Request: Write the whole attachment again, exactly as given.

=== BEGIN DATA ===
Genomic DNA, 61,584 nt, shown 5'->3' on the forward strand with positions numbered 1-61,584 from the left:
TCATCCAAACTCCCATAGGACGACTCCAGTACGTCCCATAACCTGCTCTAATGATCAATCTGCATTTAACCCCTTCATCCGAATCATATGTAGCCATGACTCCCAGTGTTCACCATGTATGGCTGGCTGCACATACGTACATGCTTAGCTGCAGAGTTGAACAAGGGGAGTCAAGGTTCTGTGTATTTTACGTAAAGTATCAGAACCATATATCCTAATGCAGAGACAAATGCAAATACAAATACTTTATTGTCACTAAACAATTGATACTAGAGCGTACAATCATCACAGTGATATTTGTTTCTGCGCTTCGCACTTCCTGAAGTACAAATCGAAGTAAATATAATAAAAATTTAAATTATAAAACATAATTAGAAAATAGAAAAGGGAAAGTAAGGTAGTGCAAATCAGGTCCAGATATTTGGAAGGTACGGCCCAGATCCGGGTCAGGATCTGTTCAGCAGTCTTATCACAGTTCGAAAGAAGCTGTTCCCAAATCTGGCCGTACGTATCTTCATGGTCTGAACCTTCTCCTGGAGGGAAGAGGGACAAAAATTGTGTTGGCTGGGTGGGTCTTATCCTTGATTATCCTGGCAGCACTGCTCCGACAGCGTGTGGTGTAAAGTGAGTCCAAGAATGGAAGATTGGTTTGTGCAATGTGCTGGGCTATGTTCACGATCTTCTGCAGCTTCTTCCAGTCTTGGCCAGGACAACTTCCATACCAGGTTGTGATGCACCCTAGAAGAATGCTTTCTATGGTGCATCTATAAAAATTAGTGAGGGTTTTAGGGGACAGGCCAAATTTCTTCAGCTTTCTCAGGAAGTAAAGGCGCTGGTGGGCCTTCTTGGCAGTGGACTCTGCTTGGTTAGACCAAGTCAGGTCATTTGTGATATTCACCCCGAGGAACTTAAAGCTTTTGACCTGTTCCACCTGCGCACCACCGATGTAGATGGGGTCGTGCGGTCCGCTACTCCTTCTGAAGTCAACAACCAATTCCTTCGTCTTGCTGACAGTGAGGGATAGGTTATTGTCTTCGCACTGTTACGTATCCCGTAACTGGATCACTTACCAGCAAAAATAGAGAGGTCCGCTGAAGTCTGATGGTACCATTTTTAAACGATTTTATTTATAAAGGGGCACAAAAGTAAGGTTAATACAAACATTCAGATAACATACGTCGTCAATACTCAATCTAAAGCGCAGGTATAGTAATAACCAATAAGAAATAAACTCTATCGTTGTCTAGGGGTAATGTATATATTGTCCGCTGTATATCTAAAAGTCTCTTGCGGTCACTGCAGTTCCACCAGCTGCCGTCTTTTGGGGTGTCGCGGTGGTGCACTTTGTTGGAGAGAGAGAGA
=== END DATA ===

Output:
Genomic DNA, 61,584 nt, shown 5'->3' on the forward strand with positions numbered 1-61,584 from the left:
TCATCCAAACTCCCATAGGACGACTCCAGTACGTCCCATAACCTGCTCTAATGATCAATCTGCATTTAACCCCTTCATCCGAATCATATGTAGCCATGACTCCCAGTGTTCACCATGTATGGCTGGCTGCACATACGTACATGCTTAGCTGCAGAGTTGAACAAGGGGAGTCAAGGTTCTGTGTATTTTACGTAAAGTATCAGAACCATATATCCTAATGCAGAGACAAATGCAAATACAAATACTTTATTGTCACTAAACAATTGATACTAGAGCGTACAATCATCACAGTGATATTTGTTTCTGCGCTTCGCACTTCCTGAAGTACAAATCGAAGTAAATATAATAAAAATTTAAATTATAAAACATAATTAGAAAATAGAAAAGGGAAAGTAAGGTAGTGCAAATCAGGTCCAGATATTTGGAAGGTACGGCCCAGATCCGGGTCAGGATCTGTTCAGCAGTCTTATCACAGTTCGAAAGAAGCTGTTCCCAAATCTGGCCGTACGTATCTTCATGGTCTGAACCTTCTCCTGGAGGGAAGAGGGACAAAAATTGTGTTGGCTGGGTGGGTCTTATCCTTGATTATCCTGGCAGCACTGCTCCGACAGCGTGTGGTGTAAAGTGAGTCCAAGAATGGAAGATTGGTTTGTGCAATGTGCTGGGCTATGTTCACGATCTTCTGCAGCTTCTTCCAGTCTTGGCCAGGACAACTTCCATACCAGGTTGTGATGCACCCTAGAAGAATGCTTTCTATGGTGCATCTATAAAAATTAGTGAGGGTTTTAGGGGACAGGCCAAATTTCTTCAGCTTTCTCAGGAAGTAAAGGCGCTGGTGGGCCTTCTTGGCAGTGGACTCTGCTTGGTTAGACCAAGTCAGGTCATTTGTGATATTCACCCCGAGGAACTTAAAGCTTTTGACCTGTTCCACCTGCGCACCACCGATGTAGATGGGGTCGTGCGGTCCGCTACTCCTTCTGAAGTCAACAACCAATTCCTTCGTCTTGCTGACAGTGAGGGATAGGTTATTGTCTTCGCACTGTTACGTATCCCGTAACTGGATCACTTACCAGCAAAAATAGAGAGGTCCGCTGAAGTCTGATGGTACCATTTTTAAACGATTTTATTTATAAAGGGGCACAAAAGTAAGGTTAATACAAACATTCAGATAACATACGTCGTCAATACTCAATCTAAAGCGCAGGTATAGTAATAACCAATAAGAAATAAACTCTATCGTTGTCTAGGGGTAATGTATATATTGTCCGCTGTATATCTAAAAGTCTCTTGCGGTCACTGCAGTTCCACCAGCTGCCGTCTTTTGGGGTGTCGCGGTGGTGCACTTTGTTGGAGAGAGAGAGA